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Targeting Transcriptional Dependency in Acute Myeloid Leukemia (AML) with a Covalent Inhibitor of Transcriptional Kinase CDK7

Yixuan Ren, Victoria Brown, Shanhu Hu, Jeremy Lopez, Sofija Miljovska, Darby Schmidt, Michael Bradley, Kevin Sprott, Eric Olson, Christian C. Fritz and Yoon Jong Choi

Abstract

Highly aggressive acute myeloid leukemia (AML) is the most common cause of leukemia-related deaths in the United States. The development of new treatments for acute leukemias that would increase durable responses and improve poor survival rates with manageable toxicity is imperative. Certain cancers, including acute lymphoblastic leukemia (ALL), are dependent on oncogenic transcription factors and are particularly sensitive to selective CDK7 inhibitors (Kwiatkowski et al., 2014; Chipumuro et al., 2014; Christensen 2014).

AML tumors harbor fewer somatic mutations compared to solid tumors and many of these mutations affect proteins critical to gene control, potentially conferring a unique vulnerability to the inhibition of transcriptional processes. CDK7 is a transcriptional kinase that phosphorylates the C-terminal domain of RNA polymerase II, enabling processive transcription. CDK7 has previously been implicated in the regulation of super-enhancer (SE) mediated circuitry.

Here, we report preclinical in vitro and in vivo data in AML with a first-in-class CDK7 inhibitor, SY-351, that covalently targets a cysteine outside the kinase domain, resulting in sustained, highly selective inhibition. SY-351 shows potent inhibition of CDK7 in biochemical (Ki = 62 nM and Kinact = 11.3 hr-1) and cell-based (EC50 = 4.7 nM HL-60) assays and, when profiled against nearly 400 other kinases, exhibits limited off-target inhibition. In in vitro studies, potent and selective inhibition of CDK7 with SY-351 results in rapid induction of apoptosis in AML cell lines, while inducing little to no cell death in normal immortalized cell lines at comparable levels of target engagement.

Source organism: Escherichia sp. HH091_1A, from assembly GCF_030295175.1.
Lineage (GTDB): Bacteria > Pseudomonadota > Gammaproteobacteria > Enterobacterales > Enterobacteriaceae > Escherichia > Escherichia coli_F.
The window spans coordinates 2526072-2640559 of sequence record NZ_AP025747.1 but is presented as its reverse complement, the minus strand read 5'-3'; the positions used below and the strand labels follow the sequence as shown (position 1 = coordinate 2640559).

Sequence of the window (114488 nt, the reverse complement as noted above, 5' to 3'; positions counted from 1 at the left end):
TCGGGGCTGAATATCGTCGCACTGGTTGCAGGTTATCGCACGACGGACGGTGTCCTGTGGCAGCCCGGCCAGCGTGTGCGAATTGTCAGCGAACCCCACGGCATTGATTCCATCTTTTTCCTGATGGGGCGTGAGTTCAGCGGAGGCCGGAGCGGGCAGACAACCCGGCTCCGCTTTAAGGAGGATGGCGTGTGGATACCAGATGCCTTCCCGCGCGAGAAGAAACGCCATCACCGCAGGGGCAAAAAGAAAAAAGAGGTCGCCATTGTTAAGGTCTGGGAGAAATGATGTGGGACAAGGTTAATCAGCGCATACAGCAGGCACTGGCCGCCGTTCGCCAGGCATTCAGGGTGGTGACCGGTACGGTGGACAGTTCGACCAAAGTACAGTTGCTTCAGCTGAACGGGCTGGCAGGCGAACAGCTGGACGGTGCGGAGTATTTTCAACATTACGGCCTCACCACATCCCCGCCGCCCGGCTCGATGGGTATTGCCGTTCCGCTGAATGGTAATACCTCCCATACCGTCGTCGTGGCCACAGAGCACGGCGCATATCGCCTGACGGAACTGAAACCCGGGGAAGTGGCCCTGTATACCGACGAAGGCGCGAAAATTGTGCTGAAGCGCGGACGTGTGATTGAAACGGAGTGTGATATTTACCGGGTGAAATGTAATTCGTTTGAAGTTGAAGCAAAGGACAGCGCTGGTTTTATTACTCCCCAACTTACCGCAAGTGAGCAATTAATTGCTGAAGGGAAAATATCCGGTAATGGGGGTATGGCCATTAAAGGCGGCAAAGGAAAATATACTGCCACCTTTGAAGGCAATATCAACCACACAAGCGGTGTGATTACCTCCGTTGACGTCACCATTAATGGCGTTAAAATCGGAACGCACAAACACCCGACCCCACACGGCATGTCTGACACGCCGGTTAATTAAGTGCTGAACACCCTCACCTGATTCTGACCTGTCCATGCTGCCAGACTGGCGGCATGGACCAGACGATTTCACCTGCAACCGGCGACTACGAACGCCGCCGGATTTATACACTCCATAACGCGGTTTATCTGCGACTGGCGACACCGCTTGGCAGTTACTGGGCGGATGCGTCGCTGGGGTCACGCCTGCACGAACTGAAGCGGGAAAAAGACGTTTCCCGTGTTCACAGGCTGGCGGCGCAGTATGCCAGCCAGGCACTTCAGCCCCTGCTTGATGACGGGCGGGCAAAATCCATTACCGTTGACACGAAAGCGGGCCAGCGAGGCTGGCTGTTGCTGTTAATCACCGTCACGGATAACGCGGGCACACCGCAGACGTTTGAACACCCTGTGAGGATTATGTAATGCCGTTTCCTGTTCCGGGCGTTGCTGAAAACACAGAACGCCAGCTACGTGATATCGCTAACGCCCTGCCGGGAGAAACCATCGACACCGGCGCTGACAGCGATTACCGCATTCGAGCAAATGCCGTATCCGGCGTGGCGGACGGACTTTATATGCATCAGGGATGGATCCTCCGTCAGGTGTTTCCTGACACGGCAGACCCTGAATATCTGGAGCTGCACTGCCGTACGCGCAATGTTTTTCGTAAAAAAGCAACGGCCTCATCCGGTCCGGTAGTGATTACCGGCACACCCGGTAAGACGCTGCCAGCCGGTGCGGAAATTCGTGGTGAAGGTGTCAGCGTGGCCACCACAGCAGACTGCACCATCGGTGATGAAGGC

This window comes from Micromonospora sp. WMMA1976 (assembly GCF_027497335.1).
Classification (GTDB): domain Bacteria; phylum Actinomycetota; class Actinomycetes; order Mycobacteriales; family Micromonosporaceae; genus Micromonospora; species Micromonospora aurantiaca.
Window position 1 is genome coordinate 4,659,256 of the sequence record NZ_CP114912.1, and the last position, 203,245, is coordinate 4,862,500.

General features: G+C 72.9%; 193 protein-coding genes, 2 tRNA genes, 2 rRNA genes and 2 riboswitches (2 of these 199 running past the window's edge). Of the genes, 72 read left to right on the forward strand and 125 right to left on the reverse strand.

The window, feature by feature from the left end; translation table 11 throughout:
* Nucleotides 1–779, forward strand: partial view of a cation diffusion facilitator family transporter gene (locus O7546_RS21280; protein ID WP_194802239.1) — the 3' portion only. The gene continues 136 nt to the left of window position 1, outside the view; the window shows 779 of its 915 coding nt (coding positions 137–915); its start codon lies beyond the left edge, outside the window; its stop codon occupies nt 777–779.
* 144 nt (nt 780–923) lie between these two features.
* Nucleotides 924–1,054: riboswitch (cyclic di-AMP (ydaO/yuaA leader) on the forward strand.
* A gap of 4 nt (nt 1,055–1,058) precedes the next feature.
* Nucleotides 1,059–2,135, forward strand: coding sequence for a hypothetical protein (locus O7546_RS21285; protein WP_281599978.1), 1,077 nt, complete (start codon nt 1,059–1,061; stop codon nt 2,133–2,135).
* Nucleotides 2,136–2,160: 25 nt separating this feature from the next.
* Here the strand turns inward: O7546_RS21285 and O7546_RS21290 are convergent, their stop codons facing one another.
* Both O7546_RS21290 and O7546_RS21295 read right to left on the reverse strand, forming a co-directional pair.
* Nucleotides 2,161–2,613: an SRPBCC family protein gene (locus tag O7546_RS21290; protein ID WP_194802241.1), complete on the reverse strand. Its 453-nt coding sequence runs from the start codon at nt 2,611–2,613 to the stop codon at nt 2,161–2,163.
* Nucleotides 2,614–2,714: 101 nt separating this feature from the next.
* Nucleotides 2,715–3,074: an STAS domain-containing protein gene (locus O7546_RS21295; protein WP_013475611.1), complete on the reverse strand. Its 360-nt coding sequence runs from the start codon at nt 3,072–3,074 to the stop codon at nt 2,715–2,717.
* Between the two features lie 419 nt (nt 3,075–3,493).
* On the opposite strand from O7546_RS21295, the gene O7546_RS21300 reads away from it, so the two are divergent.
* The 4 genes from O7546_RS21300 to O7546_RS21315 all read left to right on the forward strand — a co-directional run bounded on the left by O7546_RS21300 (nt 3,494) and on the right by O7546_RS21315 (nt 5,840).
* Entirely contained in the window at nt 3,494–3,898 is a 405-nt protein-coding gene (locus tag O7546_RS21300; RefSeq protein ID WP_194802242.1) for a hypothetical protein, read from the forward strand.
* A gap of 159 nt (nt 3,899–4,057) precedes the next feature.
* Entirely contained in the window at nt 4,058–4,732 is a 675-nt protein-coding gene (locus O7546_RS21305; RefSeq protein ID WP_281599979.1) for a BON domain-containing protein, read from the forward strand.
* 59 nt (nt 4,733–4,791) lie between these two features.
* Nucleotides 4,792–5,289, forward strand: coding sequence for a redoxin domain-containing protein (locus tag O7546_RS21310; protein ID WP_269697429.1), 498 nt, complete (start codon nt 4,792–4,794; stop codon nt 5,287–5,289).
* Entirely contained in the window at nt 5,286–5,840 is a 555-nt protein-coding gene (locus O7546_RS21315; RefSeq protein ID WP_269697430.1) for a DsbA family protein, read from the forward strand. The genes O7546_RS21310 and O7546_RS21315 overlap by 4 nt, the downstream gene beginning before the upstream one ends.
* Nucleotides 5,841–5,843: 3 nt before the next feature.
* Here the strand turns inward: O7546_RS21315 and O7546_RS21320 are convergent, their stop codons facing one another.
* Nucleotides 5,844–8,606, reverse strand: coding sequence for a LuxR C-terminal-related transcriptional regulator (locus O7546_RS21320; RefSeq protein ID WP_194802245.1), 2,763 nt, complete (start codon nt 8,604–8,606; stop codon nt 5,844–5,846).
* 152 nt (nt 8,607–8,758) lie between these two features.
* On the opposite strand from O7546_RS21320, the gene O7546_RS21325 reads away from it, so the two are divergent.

In vivo, CDK7 inhibition did not show myelosupression that has previously limited the clinical development of pan CDK inhibitors. Orthotopic AML and ALL patient-derived xenotransplants (PDX), treated with SY-351 results in complete responses (CR) where the clearance of blasts from blood and marrow was achieved without body weight changes or cell death in normal hematopoietic cells. These effects led to increased survival in mouse PDX models, and the response was sustained following removal of the drug.

In summary, we describe a first-in-class CDK7 inhibitor that is potent and selective, well tolerated at efficacious doses and that leads to durable, complete responses in PDX models of AML and ALL. These data support the further exploration of this class of compounds for clinical development.

Disclosures Ren: Syros Pharmaceuticals: Employment, Equity Ownership. Brown: Syros Pharmaceuticals: Employment, Equity Ownership. Hu: Syros Pharmaceuticals: Employment, Equity Ownership. Lopez: Syros Pharmaceuticals: Employment, Equity Ownership. Miljovska: Syros Pharmaceuticals: Employment, Equity Ownership. Schmidt: Syros Pharmaceuticals: Employment, Equity Ownership. Bradley: Syros Pharmaceuticals: Employment, Equity Ownership. Sprott: Sprott Biotech LLC: Other: Spouse Kam M. Sprott is a consultant; Syros Pharmaceuticals: Employment, Equity Ownership. Olson: Syros Pharmaceuticals: Employment, Equity Ownership. Fritz: Syros Pharmaceuticals: Employment, Equity Ownership. Choi: Syros Pharmaceuticals: Employment, Equity Ownership.

  • * Asterisk with author names denotes non-ASH members.